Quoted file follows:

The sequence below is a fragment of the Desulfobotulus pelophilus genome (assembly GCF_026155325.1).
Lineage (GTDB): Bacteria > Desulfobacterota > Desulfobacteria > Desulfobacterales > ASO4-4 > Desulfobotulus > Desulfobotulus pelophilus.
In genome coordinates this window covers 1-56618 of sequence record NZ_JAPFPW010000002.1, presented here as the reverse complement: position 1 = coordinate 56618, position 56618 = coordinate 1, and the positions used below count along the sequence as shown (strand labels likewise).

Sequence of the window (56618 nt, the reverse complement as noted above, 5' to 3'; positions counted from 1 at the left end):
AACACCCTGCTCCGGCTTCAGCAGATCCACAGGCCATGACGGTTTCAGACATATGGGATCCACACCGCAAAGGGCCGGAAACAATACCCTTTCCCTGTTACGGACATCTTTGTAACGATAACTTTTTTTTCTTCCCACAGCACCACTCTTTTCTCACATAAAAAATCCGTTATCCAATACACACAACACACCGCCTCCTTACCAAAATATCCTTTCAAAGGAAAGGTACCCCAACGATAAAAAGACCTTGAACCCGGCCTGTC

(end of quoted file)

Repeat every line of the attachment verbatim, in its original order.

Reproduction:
The sequence below is a fragment of the Desulfobotulus pelophilus genome (assembly GCF_026155325.1).
Lineage (GTDB): Bacteria > Desulfobacterota > Desulfobacteria > Desulfobacterales > ASO4-4 > Desulfobotulus > Desulfobotulus pelophilus.
In genome coordinates this window covers 1-56618 of sequence record NZ_JAPFPW010000002.1, presented here as the reverse complement: position 1 = coordinate 56618, position 56618 = coordinate 1, and the positions used below count along the sequence as shown (strand labels likewise).

Sequence of the window (56618 nt, the reverse complement as noted above, 5' to 3'; positions counted from 1 at the left end):
AACACCCTGCTCCGGCTTCAGCAGATCCACAGGCCATGACGGTTTCAGACATATGGGATCCACACCGCAAAGGGCCGGAAACAATACCCTTTCCCTGTTACGGACATCTTTGTAACGATAACTTTTTTTTCTTCCCACAGCACCACTCTTTTCTCACATAAAAAATCCGTTATCCAATACACACAACACACCGCCTCCTTACCAAAATATCCTTTCAAAGGAAAGGTACCCCAACGATAAAAAGACCTTGAACCCGGCCTGTC